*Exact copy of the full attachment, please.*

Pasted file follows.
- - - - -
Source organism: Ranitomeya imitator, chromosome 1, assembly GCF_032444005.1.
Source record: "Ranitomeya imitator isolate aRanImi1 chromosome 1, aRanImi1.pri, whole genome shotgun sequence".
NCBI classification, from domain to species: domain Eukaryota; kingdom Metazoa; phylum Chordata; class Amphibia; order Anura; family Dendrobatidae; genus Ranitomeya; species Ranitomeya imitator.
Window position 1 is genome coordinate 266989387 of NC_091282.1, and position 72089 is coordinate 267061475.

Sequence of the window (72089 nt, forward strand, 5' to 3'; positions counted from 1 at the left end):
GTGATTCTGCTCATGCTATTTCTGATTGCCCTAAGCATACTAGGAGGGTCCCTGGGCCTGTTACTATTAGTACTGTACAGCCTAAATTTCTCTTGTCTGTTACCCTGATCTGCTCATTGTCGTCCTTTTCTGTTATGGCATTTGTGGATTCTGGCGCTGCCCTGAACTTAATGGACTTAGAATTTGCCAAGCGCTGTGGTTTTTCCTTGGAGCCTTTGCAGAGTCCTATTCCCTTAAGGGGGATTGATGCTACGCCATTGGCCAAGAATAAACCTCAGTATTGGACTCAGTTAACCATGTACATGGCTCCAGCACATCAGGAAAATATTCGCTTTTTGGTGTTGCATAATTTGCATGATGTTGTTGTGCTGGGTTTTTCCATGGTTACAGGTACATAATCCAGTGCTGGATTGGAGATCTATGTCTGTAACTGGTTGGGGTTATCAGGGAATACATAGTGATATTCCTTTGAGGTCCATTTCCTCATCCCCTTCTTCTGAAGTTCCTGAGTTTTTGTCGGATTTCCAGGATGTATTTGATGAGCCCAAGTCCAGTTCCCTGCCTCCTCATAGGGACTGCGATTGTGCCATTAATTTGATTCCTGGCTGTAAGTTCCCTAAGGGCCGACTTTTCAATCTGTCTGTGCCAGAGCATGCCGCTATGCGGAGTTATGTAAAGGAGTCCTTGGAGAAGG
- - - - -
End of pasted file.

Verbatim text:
Source organism: Ranitomeya imitator, chromosome 1, assembly GCF_032444005.1.
Source record: "Ranitomeya imitator isolate aRanImi1 chromosome 1, aRanImi1.pri, whole genome shotgun sequence".
NCBI classification, from domain to species: domain Eukaryota; kingdom Metazoa; phylum Chordata; class Amphibia; order Anura; family Dendrobatidae; genus Ranitomeya; species Ranitomeya imitator.
Window position 1 is genome coordinate 266989387 of NC_091282.1, and position 72089 is coordinate 267061475.

Sequence of the window (72089 nt, forward strand, 5' to 3'; positions counted from 1 at the left end):
GTGATTCTGCTCATGCTATTTCTGATTGCCCTAAGCATACTAGGAGGGTCCCTGGGCCTGTTACTATTAGTACTGTACAGCCTAAATTTCTCTTGTCTGTTACCCTGATCTGCTCATTGTCGTCCTTTTCTGTTATGGCATTTGTGGATTCTGGCGCTGCCCTGAACTTAATGGACTTAGAATTTGCCAAGCGCTGTGGTTTTTCCTTGGAGCCTTTGCAGAGTCCTATTCCCTTAAGGGGGATTGATGCTACGCCATTGGCCAAGAATAAACCTCAGTATTGGACTCAGTTAACCATGTACATGGCTCCAGCACATCAGGAAAATATTCGCTTTTTGGTGTTGCATAATTTGCATGATGTTGTTGTGCTGGGTTTTTCCATGGTTACAGGTACATAATCCAGTGCTGGATTGGAGATCTATGTCTGTAACTGGTTGGGGTTATCAGGGAATACATAGTGATATTCCTTTGAGGTCCATTTCCTCATCCCCTTCTTCTGAAGTTCCTGAGTTTTTGTCGGATTTCCAGGATGTATTTGATGAGCCCAAGTCCAGTTCCCTGCCTCCTCATAGGGACTGCGATTGTGCCATTAATTTGATTCCTGGCTGTAAGTTCCCTAAGGGCCGACTTTTCAATCTGTCTGTGCCAGAGCATGCCGCTATGCGGAGTTATGTAAAGGAGTCCTTGGAGAAGG